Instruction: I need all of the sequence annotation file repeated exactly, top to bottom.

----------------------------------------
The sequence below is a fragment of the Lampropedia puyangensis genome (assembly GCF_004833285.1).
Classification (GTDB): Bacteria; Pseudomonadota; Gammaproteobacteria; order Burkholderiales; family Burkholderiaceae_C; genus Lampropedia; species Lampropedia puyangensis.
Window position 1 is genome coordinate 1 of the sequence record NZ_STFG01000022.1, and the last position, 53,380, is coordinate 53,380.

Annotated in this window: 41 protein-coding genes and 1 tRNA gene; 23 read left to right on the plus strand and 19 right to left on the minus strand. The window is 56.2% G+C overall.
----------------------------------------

The sequence below is a fragment of the Lampropedia puyangensis genome (assembly GCF_004833285.1).
Classification (GTDB): Bacteria; Pseudomonadota; Gammaproteobacteria; order Burkholderiales; family Burkholderiaceae_C; genus Lampropedia; species Lampropedia puyangensis.
Window position 1 is genome coordinate 1 of the sequence record NZ_STFG01000022.1, and the last position, 53,380, is coordinate 53,380.

Annotated in this window: 41 protein-coding genes and 1 tRNA gene; 23 read left to right on the plus strand and 19 right to left on the minus strand. The window is 56.2% G+C overall.